Short Among the Braves

 

Glancing Back, and Remembering Johnny Logan

For a decade, Johnny Logan provided All-Star caliber shortstop play for the Milwaukee Braves. He teamed with another infield All-Star, second baseman Red Schoendienst, at the end of the 1950s, when the Braves took back-to-back National League pennants. Continue reading

Jack of All Bases

 

Glancing Back, and Remembering Jackie Brandt

Jackie Brandt was a multi-talented outfielder who played for five different teams during his 11-year major league career. His best seasons came with the Baltimore Orioles, where he was an All-Star in 1961. Continue reading

Leading with Hands and Heart

 

Glancing Back, and Remembering Red Schoendienst

In more than 60 years in a major league uniform (as a player, coach and manager), no individual was unanimously more respected for his talent and his heart than Red Schoendienst. He was a good hitter and a great fielder, a leader of winners whether on the field or from the dugout.

Red Schoendienst led the National League with 26 stolen bases as a rookie with the Cardinals in 1945. His .342 batting average in 1953 was second to Brooklyn’s Carl Furillo.

Red Schoendienst led the National League with 26 stolen bases as a rookie with the Cardinals in 1945. His .342 batting average in 1953 was second to Brooklyn’s Carl Furillo.

Schoendienst played 11 seasons with the St. Louis Cardinals, batting a combined .289 and was named to the National League All-Star team nine times. His best season offensively for the Cardinals came in 1953, when he batted .342 with 15 home runs and 79 RBIs.

In 1956 Schoendienst was traded by the Cardinals with Jackie Brandt, Dick Littlefield and Bill Sarni to the New York Giants for Al Dark, Ray Katt, Don Liddle and Whitey Lockman. He hit a combined .302 in 1956 and hit .309 in 1957, playing the last 93 games with the Braves after being traded to Milwaukee for Ray Crone, Danny O’Connell and Bobby Thomson. He finished the 1957 season with 200 hits, tops in the major leagues. He was a key ingredient in the Braves’ success, being named to the All-Star team for the tenth time and finishing fourth in the Most Valuable Player balloting.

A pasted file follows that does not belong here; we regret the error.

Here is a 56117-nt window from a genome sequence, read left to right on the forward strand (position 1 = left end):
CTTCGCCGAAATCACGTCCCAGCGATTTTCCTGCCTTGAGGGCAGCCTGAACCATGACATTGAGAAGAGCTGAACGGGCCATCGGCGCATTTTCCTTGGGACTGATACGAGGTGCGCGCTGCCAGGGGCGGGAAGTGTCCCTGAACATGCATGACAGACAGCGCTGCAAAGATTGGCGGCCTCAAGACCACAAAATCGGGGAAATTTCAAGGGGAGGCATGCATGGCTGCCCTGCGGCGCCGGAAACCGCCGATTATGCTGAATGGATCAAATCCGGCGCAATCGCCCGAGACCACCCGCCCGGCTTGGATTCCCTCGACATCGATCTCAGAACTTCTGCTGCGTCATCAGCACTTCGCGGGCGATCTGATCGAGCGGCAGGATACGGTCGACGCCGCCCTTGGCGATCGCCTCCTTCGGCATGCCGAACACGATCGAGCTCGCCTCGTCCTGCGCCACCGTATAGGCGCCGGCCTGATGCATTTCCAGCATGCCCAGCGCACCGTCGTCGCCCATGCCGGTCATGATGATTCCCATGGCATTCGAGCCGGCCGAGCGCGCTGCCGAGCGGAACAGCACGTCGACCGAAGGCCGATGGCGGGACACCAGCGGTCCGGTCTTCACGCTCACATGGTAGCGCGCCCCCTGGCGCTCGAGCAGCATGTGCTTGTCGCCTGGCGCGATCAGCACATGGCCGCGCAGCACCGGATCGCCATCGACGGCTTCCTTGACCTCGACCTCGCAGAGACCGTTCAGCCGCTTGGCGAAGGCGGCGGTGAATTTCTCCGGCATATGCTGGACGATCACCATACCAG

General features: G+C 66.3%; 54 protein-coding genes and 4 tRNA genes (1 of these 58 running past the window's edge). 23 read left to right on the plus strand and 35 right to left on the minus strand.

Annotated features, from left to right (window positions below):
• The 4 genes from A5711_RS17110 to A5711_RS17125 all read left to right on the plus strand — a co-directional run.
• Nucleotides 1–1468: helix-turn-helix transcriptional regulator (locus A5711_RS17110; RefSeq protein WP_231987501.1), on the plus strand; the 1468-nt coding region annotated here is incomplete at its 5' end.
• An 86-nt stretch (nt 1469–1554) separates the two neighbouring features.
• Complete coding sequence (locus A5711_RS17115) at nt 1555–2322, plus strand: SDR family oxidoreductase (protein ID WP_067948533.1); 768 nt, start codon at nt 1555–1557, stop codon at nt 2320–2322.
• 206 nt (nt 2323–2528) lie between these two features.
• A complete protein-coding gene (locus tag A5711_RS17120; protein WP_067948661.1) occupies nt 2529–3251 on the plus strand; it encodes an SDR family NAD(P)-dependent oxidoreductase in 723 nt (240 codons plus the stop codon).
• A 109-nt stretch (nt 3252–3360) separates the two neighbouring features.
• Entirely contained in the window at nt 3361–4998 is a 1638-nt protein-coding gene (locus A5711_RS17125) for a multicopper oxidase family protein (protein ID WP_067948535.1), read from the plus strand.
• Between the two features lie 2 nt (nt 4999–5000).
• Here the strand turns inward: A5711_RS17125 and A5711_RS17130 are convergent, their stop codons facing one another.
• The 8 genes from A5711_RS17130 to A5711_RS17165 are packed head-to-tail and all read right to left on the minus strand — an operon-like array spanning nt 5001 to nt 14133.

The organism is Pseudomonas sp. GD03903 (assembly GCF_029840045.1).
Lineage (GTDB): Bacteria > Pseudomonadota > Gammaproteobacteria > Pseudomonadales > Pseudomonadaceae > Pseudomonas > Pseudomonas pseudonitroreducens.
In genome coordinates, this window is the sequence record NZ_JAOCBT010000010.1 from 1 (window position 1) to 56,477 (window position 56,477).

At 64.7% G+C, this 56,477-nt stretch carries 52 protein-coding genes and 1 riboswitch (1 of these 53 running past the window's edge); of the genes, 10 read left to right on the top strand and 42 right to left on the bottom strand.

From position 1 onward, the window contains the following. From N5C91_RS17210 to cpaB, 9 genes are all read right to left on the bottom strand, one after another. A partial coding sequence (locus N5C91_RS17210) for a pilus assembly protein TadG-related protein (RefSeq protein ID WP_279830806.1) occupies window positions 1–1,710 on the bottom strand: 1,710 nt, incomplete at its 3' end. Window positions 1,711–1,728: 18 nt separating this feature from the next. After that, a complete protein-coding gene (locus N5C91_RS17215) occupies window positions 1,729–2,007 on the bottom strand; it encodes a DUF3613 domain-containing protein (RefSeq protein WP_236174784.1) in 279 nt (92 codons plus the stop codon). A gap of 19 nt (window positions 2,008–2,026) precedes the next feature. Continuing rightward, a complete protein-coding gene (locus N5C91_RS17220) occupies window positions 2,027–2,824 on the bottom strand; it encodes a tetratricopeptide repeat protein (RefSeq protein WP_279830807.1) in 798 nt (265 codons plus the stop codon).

Red Schoendienst led the National League with 26 stolen bases as a rookie with the Cardinals in 1945. His .342 batting average in 1953 was second to Brooklyn’s Carl Furillo.

Red Schoendienst led the National League with 26 stolen bases as a rookie with the Cardinals in 1945. His .342 batting average in 1953 was second to Brooklyn’s Carl Furillo.

Schoendienst played four seasons in Milwaukee, hitting a combined .278, and was released by the Braves following the 1960 season. He signed with St. Louis and finished his career where it started, hitting .300 in 1961 and .301 in 1962 as a part-time player. He retired six games into the 1963 season to become a Cardinal coach and, later, the team’s manager.

Schoendienst finished his 19-season career with 2,449 hits for a .289 batting average. He was inducted into the Baseball Hall of Fame in 1989.

 

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Let the Trading Begin

 

This Week in 1960s Baseball

(January 3, 1961) The Kansas City Athletics today announced that Frank ‘Trader’ Lane had been named the team’s the general manager and executive vice president.

Frank Lane

Frank Lane

Lane had been the general manager for the Cleveland Indians since November of 1957. During his three seasons at the helm of the Cleveland franchise, he guided the Tribe to a pair of fourth-place finishes and a second-place finish in 1959. He also engineered one of the most infamous trades in Indians’ history, dealing American League home run champion and fan favorite Rocky Colavito to the Detroit Tigers for Harvey Kuenn after the 1959 season.

He was known as “Trader Lane” for his propensity to deal star players. During his career as a baseball executive (that included tours with the Chicago White Sox and St. Louis Cardinals before Cleveland), Lane made over 200 trades that included players such as Jim Busby, Norm Cash, Roger Maris, Enos Slaughter, Red Schoendienst, and Early Wynn. He reportedly tried to trade Stan Musial, but Cardinals’ owner August Busch nixed the deal.

While in Cleveland, Lane once even traded managers – Joe Gordon for Detroit Tigers skipper Jimmy Dykes.

Lane would not have much time to make trades for the A’s. Lane was ousted from his position in August 1961 as a result of a lingering feud with Kansas City owner Charles Finley. The dispute resulted in a lawsuit that would not be settled until 1965.

 

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